I took a walk (without my camera) at lunchtime today. As I reached Nothumberland Street, I noticed a new big crane towering over the shops. I realised that this could only mean one thing – something interesting is finally happening at the Haymarket Metro Station redevelopment project. The current building, which dates back to the opening of the Metro system in about 1980, is being replaced by something bigger, shinier and more commercial. Until recently, no progress has been visible from the street, but now that’s all changed! There’s a very big mobile crane in place, and some steel framework has been built. Interestingly, they seem to be building the new structure around the old one. I hope they remember to take it down eventually…
So this means I have another target for my regular Newcastle walks, and I’ll be heading back with my camera as soon as I can. Quite possibly this weekend.
Here are some more pictures from the early stages of construction of the new Newcastle City Library. In this set, you can see the first section of steelwork, the tower crane, and a general view of the site. There are also some shadows and reflections to add a bit of variety.
And here we are with more pictures from the backlog. My lunchtime walk on 23 November last year included a look at Nothumbria University’s new footbridge, which joins its original campus to the fancy expensive new one, which was built (I think) on the site of a former multi-screen cinema.
While there was an existing footbridge, which you can see in one of the pictures, it wasn’t in the best location, was narrow (as footbridges often are) and could only be accessed by stairs or a fairly steep ramp. The new one is nicely placed, much wider, and it’s a really cool design, too. There are some wideangle shots of it from various angles in the album.
 Which used to have the more awkward name of the University of Northumbria in Newcastle. Before that, it was Newcastle Polytechnic. Rumours that there was a plan to give it a different name until somebody noticed the initials might have been a bit rude are generally filed under “urban legend”.
What’s this? Can it be? Yes, it’s a quite substantial drop in my weight today, for no readily apparent reason.
I followed through with my plan to be consistent this week, and got the bus both ways.
Reports of this are spreading all over the internet like, err, ants, so I thought I might as well join in. Hordes of an unusual kind of ant, known as “crazy” because they’re a bit odd, and “Rasberry”, not because of a typo, but because of the name of the man who encountered them, are swarming (or whatever it is ants do) around Houston, Texas.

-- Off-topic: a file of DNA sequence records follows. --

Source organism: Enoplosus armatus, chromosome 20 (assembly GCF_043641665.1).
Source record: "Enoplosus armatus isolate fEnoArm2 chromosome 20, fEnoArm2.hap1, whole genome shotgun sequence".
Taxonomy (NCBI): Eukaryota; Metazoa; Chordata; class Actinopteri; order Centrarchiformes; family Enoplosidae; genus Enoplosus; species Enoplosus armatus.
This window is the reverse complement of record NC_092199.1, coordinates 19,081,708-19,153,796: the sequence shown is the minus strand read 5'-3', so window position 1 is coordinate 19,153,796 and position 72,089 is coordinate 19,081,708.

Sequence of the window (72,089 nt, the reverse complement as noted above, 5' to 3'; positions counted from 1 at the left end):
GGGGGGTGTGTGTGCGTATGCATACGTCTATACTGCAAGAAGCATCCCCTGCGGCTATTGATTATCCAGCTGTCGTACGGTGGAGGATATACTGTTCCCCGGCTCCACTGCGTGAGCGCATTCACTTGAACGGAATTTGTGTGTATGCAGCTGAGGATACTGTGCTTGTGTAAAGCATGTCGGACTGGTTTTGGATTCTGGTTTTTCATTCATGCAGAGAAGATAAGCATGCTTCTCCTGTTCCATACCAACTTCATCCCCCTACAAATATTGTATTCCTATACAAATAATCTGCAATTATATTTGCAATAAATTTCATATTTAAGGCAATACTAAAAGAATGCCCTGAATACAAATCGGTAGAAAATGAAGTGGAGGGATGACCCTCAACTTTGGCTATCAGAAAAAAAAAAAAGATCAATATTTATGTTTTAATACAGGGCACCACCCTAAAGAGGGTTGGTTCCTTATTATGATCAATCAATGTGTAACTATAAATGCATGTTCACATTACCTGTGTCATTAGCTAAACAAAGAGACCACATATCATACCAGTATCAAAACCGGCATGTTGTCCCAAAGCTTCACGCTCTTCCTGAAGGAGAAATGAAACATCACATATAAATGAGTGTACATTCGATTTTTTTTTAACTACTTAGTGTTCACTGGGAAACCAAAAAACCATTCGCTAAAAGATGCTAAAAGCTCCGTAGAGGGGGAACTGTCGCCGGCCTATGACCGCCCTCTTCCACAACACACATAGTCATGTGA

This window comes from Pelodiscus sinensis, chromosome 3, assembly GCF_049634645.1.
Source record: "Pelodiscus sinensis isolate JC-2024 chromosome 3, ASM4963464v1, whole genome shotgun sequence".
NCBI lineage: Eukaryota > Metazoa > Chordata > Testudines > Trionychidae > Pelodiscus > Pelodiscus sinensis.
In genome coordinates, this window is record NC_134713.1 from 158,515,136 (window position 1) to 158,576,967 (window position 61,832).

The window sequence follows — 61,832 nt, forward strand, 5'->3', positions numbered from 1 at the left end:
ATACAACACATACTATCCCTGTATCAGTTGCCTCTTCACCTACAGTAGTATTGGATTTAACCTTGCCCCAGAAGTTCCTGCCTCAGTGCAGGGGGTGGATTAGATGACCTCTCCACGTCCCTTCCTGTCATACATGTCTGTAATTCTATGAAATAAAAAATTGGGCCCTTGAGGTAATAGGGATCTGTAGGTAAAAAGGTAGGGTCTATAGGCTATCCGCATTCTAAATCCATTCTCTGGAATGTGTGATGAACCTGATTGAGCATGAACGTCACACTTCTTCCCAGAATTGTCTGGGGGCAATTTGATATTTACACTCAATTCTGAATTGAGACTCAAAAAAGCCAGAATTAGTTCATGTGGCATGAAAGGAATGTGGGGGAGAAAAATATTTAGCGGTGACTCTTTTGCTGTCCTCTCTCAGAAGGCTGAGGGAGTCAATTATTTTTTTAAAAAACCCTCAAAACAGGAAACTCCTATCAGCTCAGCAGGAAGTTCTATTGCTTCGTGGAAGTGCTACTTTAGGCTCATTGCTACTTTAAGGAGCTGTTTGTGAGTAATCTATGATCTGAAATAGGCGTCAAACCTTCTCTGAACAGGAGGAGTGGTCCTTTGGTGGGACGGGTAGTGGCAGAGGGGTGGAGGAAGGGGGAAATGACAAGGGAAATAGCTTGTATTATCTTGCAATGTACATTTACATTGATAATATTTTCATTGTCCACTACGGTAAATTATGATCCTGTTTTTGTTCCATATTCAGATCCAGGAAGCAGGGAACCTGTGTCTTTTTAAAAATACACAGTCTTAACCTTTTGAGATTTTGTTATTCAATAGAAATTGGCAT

This wouldn’t normally be all that newsworthy outside Texas, but these ants are different: they’ve developed a taste for electronic equipment…
All together now:
And I for one, welcome our new insect overlords….
I have to blame Michèle for this. Creatively misheard lyrics to O Fortuna from Orff’s Carmina Burana, which you’ll have heard even if you didn’t know that’s what it was.
 Hi Michèle
Fans of The Hitchhiker’s Guide to the Galaxy will know that Vogon poetry is the third worse in the galaxy. I have far too much consideration for my readers’ sanity to quote any here, but believe me, it’s bad. One of the contenders for “even worse than that” is the notorious William McGonagall, a 19th century Scottish “poet” renowned for such excruciating masterpieces as the one about the Tay Bridge disaster which includes the words seared into the brains of anyone unfortunate enough to have read them:
So the train mov’d slowly along the Bridge of Tay,
Until it was about midway,
Then the central girders with a crash gave way,
And down went the train and passengers into the Tay
Oh, sorry. I’m sure you’ll forget, given enough time and alcohol.
Anyway, it seems that some of McGonagall’s original poems are being auctioned, or “going under the hammer” as journalists like to say. I’d suggest that going under a large block of concrete would be a better fate for them…